3-6-CAR 30 (13:32) (Shotgun) S.Darnold pass incomplete short left to W.Snead.

Coming out of halftime down 14-6, the Panthers were in dire need of some offensive momentum. However, they quickly found themselves fighting against a three-and-out: after a short scramble by Darnold and a 3-yard run by Christian McCaffrey, Carolina was facing a 3rd-and-6 on its own 30-yard line.

Just like on the previous play, New England had seven players aligned on the line of scrimmage to make it difficult to see who would attack the pocket and who would drop out. This time, four would rush with the other three moving back into their Cover 3 zones.

Among them was, yet again, Kyle Dugger (#23). The second-year safety, who has played multiple roles in the New England secondary, dropped back to help bracket wide receiver D.J. Moore (#2) on the boundary side of the play with J.C. Jackson (#27) as the deep man over the top.

This bracket zone took away Darnold’s first read, but he never seemed to consider a different target before eventually being flushed out of the pocket:

Once again, the pass rush and coverage were working hand-in-hand. While the zones were filled quickly by New England’s defenders, the rushers up front were closing in on Darnold — especially from his frontside: Matthew Judon (#9) and Christian Barmore (#90), collapsed the pocket against Carolina’s right guard and right tackle, with Josh Uche (#55) stunting behind Davon Godchaux (#92) to take on the center.

Judon and Barmore forced Darnold to start climbing forwards, but their presence inexplicably did not seem to speed up his clock. Instead of trying to hit tight end Ian Thomas (#80) over the middle to gain a few yards and move into manageable fourth down territory — or maybe even move the chains if Thomas broke a tackle attempt against safety Adrian Phillips (#21) — he held onto the ball.

This decision nearly resulted in a sack when Uche came free through the front-side A-gap, but Darnold was able to escape the pressure. He did buy a bit more time, but with Kyle Van Noy (#53) coming at him the fourth-year QB was again pressured into a quick decision and throw.

Regardless of whether or not he was actually tying to connect with one of his teammates — wide receiver Willie Snead (#83) and running back Christian McCaffrey (#22) were in the vicinity — or simply throwing the ball away, the play was more of the same for Darnold and the Panthers offense. The unit stalled because the pass rush and coverage worked well to force the quarterback into speeding up his decision-making process.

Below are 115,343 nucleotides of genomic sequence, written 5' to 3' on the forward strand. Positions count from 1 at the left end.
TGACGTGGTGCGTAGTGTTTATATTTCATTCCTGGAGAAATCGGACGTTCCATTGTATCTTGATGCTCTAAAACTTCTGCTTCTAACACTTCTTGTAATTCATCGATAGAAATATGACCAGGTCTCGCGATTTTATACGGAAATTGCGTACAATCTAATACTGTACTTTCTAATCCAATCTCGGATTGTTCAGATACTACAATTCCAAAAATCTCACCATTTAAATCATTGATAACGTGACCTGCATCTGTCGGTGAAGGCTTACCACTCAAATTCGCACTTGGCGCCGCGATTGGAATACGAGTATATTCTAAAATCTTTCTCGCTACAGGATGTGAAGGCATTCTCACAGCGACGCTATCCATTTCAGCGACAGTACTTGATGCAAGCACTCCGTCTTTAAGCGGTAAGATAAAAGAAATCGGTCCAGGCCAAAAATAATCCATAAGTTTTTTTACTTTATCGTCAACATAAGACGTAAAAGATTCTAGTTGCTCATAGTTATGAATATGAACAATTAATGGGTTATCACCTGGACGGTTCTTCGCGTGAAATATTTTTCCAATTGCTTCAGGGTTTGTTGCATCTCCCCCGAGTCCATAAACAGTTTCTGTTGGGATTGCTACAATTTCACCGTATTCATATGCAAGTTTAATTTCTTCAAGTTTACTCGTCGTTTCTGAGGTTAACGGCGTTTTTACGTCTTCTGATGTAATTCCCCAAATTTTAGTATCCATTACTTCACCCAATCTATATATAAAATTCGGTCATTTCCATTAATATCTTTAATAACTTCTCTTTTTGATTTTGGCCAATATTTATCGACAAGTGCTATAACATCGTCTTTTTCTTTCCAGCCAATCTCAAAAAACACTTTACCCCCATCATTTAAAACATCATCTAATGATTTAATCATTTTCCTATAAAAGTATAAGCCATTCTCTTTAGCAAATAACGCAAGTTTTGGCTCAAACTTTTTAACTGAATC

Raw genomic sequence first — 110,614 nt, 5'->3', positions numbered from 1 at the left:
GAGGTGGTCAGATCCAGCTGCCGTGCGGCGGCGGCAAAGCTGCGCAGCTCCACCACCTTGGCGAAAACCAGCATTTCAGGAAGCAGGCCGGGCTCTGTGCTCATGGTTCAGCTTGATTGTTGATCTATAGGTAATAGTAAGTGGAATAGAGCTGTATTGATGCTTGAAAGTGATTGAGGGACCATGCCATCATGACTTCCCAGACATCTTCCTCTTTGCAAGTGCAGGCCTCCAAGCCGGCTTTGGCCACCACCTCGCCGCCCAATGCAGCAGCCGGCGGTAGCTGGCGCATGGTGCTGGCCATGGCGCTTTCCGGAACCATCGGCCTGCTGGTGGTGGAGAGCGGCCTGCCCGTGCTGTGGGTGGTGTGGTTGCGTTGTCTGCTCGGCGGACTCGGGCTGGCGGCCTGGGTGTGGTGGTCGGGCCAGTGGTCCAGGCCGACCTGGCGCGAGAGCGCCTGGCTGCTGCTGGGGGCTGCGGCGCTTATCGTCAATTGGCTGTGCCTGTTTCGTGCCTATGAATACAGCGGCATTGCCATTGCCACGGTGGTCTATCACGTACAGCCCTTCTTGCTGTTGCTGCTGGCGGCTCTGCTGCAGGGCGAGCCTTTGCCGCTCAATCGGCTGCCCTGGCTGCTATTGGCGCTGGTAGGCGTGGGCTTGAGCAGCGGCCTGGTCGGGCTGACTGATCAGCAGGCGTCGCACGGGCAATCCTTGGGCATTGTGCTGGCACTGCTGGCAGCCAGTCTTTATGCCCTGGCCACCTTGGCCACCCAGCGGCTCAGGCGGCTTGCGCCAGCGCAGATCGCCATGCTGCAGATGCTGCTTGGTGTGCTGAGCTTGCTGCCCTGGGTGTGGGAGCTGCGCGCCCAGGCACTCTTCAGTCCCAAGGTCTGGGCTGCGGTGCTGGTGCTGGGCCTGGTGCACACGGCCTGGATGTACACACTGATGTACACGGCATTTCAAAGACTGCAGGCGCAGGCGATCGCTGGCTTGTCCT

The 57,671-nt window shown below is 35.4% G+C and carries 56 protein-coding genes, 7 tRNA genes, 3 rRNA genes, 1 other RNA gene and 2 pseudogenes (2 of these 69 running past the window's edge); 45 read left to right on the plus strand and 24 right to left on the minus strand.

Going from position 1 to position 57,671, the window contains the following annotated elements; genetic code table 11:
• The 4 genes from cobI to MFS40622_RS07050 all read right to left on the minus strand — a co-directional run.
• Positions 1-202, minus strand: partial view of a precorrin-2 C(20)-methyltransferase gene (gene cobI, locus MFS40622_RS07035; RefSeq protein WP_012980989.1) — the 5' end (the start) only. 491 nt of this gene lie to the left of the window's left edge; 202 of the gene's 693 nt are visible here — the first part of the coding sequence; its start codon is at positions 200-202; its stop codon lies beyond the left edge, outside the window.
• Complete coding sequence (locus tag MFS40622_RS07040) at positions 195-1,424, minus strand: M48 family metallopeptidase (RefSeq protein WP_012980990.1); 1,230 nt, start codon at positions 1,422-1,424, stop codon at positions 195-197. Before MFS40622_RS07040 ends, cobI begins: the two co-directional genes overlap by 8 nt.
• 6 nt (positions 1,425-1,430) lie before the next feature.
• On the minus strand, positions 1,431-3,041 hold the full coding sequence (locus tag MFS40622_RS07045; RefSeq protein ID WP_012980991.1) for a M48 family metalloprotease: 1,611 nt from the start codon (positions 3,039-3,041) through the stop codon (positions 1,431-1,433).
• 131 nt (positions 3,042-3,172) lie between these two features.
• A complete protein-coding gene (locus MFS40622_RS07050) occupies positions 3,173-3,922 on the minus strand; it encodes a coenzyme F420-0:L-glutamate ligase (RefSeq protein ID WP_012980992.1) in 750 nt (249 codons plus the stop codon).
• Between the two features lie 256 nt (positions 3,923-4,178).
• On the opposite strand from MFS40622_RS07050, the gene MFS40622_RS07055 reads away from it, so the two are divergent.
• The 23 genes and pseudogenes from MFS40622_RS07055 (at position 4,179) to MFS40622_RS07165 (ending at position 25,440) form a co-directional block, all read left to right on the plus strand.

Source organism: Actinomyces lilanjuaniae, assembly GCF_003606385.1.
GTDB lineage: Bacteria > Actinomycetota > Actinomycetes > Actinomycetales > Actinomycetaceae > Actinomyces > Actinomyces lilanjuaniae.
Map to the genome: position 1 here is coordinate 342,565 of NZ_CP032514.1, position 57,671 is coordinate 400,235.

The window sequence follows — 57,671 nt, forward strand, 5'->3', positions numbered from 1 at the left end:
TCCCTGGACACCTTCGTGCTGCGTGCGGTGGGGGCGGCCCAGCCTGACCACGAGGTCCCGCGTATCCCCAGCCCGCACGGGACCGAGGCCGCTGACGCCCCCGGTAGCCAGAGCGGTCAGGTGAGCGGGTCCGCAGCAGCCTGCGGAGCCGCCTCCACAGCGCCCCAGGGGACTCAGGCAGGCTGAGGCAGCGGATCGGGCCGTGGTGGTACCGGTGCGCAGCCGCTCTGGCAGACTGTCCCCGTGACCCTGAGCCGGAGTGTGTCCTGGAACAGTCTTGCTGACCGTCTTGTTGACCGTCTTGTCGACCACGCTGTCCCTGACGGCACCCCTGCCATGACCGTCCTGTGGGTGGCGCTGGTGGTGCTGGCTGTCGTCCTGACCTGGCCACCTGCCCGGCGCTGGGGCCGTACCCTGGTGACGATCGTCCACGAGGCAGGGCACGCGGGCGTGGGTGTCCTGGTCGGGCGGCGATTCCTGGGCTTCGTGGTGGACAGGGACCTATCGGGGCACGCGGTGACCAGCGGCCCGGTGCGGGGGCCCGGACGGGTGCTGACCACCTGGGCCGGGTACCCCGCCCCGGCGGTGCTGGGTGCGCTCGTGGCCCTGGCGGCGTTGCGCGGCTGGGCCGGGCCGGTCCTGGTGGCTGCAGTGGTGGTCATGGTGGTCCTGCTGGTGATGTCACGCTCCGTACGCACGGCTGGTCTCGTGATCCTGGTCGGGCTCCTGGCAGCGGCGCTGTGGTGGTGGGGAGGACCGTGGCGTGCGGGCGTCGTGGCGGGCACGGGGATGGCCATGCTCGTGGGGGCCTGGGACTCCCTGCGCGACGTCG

2-10-NE 20 (7:12) S.Darnold pass short left intended for I.Thomas INTERCEPTED by J.Jackson at NE 12. J.Jackson for 88 yards, TOUCHDOWN.

The biggest defensive play of the game for the Patriots started with a relatively straight-forward look out of the defense. New England showed a 3-4 bear front with three down-linemen, two off-the-ball box defenders, and with edge linebacker Jamie Collins (#58) aligning wide to the weak side over wide receiver Robby Anderson (#11).

Carolina, meanwhile, countered with its standard 11-personnel grouping running a bootleg play-action concept: the offensive line and running back would move to one side, with the quarterback faking the hand-off and moving to the other. In theory, the play is meant to buy the passer some time and create openings down the field off the play-action.

The Patriots, however, played the down perfectly — starting with second-round rookie Christian Barmore (#90):

Originally aligning as the strong-side 5-technique, Barmore quickly recognized the fake hand-off and went after the quarterback rollout. The defender chasing after him put Darnold in a difficult spot: he had no time to re-set his feet to attempt a deep pass downhill, but would rather make a play while on the move.

Making matters worse for Darnold was linebacker Matthew Judon (#9), who first engaged with tight end Ian Thomas (#80) before charging forward towards the QB. Darnold had to make a quick decision, and he actually did not make a bad one: toss the ball to Thomas to gain a few yards on second down in the red zone.

While the decision was fine, the play itself turned into a disaster for one simple reason: Darnold failed to hit his intended target, instead overshooting Thomas and firing right into the waiting arms of J.C. Jackson (#27).

Darnold apparently trusted himself to make the throw — he obviously should given that he is a starting NFL quarterback — but he failed to execute. Jackson was the beneficiary, and in the Panthers end zone 88 yards later.

While the defense itself was not designed around confusing Darnold on this particular play, it still forced him into a bad play by doing something he failed to do for much of the day: execute on a high level.